Weyward by Emilia Hart
Published by Macmillan Audio on March 7, 2023
Genres: Fantasy/Science Fiction, Historical Fiction
Format: Audio, Audiobook
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I am a Weyward, and wild inside.
2019: Under cover of darkness, Kate flees London for ramshackle Weyward Cottage, inherited from a great aunt she barely remembers. With its tumbling ivy and overgrown garden, the cottage is worlds away from the abusive partner who tormented Kate. But she begins to suspect that her great aunt had a secret. One that lurks in the bones of the cottage, hidden ever since the witch-hunts of the 17th century.
1619: Altha is awaiting trial for the murder of a local farmer who was stampeded to death by his herd. As a girl, Althaâ€™s mother taught her their magic, a kind not rooted in spell casting but in a deep knowledge of the natural world. But unusual women have always been deemed dangerous, and as the evidence for witchcraft is set out against Altha, she knows it will take all of her powers to maintain her freedom.
1942: As World War II rages, Violet is trapped in her family's grand, crumbling estate. Straitjacketed by societal convention, she longs for the robust education her brother receivesâ€“â€“and for her mother, long deceased, who was rumored to have gone mad before her death. The only traces Violet has of her are a locket bearing the initial W and the word weyward scratched into the baseboard of her bedroom.
Weaving together the stories of three extraordinary women across five centuries, Emilia Hart's Weyward is an enthralling novel of female resilience and the transformative power of the natural world.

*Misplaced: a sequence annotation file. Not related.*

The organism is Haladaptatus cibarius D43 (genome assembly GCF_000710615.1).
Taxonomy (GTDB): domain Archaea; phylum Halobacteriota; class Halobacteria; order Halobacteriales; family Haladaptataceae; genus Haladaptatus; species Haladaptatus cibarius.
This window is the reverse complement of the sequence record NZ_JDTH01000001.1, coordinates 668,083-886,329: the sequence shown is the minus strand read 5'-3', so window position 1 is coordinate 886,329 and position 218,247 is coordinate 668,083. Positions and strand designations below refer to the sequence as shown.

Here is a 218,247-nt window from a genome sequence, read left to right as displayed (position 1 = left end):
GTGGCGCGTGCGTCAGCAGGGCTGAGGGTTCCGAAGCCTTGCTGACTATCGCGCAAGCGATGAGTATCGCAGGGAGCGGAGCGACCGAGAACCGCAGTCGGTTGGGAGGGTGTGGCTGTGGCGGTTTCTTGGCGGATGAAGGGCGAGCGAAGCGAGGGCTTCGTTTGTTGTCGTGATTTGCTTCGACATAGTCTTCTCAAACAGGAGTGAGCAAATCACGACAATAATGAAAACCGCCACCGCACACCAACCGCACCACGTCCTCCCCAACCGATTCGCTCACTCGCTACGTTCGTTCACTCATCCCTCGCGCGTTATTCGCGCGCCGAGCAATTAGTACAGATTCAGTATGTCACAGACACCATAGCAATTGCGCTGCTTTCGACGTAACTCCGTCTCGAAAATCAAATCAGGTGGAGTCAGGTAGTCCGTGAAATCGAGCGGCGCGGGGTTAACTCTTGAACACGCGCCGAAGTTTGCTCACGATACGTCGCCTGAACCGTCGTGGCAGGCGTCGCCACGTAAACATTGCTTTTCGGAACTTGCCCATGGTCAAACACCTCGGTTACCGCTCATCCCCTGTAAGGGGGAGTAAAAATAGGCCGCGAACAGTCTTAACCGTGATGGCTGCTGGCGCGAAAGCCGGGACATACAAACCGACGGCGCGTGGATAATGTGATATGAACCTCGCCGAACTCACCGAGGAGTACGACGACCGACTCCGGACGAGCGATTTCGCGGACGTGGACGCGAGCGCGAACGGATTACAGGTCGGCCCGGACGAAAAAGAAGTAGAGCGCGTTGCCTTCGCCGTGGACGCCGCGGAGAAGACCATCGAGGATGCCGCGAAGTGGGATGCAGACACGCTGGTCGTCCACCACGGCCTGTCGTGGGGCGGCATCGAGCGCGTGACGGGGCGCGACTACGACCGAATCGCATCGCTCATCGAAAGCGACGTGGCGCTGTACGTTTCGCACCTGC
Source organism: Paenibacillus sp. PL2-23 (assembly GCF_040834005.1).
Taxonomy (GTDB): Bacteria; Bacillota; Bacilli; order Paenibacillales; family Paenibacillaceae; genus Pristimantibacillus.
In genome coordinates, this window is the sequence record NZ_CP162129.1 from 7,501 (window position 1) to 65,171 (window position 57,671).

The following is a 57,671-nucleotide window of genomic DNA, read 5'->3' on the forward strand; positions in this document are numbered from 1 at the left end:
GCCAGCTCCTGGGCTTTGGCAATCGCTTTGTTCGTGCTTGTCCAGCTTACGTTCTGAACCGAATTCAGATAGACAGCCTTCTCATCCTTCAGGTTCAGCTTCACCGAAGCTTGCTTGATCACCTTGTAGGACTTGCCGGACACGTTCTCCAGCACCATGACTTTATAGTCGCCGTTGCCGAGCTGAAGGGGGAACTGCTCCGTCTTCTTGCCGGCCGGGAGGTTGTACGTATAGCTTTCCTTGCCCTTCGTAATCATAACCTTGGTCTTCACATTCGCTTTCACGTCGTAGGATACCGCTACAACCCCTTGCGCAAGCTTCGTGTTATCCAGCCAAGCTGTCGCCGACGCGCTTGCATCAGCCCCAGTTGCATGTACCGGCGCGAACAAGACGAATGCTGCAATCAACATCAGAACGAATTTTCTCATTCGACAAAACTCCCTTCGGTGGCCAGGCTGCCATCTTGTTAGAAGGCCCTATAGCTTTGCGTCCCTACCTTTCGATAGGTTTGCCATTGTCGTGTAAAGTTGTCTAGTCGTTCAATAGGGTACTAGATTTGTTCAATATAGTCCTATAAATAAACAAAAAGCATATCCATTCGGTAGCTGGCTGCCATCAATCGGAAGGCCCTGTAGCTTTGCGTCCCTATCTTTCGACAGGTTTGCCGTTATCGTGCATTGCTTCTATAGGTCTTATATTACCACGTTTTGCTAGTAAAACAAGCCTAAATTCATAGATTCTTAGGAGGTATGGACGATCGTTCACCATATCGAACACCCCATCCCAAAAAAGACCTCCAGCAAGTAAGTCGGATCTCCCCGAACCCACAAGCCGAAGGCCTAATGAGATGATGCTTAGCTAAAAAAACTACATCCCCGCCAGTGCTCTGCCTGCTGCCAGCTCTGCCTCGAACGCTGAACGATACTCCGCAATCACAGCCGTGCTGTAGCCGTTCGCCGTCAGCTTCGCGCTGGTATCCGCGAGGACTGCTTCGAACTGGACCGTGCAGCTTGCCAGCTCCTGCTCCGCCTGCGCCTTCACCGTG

This was an engaging read. I know I’m enjoying an audiobook when looking extra forward to my walks so I can listen and when I actually don’t mind doing dishes. I like to listen to audiobooks when doing tasks that don’t require concentration. In fact, I actually listened while sitting on the couch and mindlessly playing with a coloring app. That’s how I know I am really enjoying a book: when I have trouble putting it down.
Of the three characters, Altha was probably my favorite. I really liked the narrator who read her part quite a lot. Kate’s story resembled the plot of Sleeping with the Enemy.Â However, I didn’t find that to be purposeful or stiltedâ€”I suppose when you get down to it, stories of abusive relationships will often sound familiar.
Men do not come off too well in this book, but to be fair, Violet’s brother Graham, Kate’s father Henry, and a minor character, Adam Bainbridge, are all good, decent men. However, all the other male characters are flat evil, using their power as men to hurt the women in their lives. It seems to me the difference is fear. The good men in this book are not afraid of women and are not threatened by female autonomy. They also view women as fully human. This book has a lot to say about the harm of misogynyâ€”both to women and men.
The family historian in me loved the idea of discovering the rich history of one’s ancestors in the way that both Violet and Kate do. Who wouldn’t want to discover they had inherited a centuries-old cottage and a gift for communicating with animals?
The setting is also well-drawn in all three eras. The idea that the families who stayed in Crows Beck flitted into all three women’s stories as minor charactersâ€”the Kirkbys, the Metcalfesâ€”made the story feel more like an authentic family saga while also offering an Easter egg for the reader.
I highly recommend this book to anyone who likes historical fiction about witches. I also love how it reclaims the title of “witch” from its negative history. It’s a great read.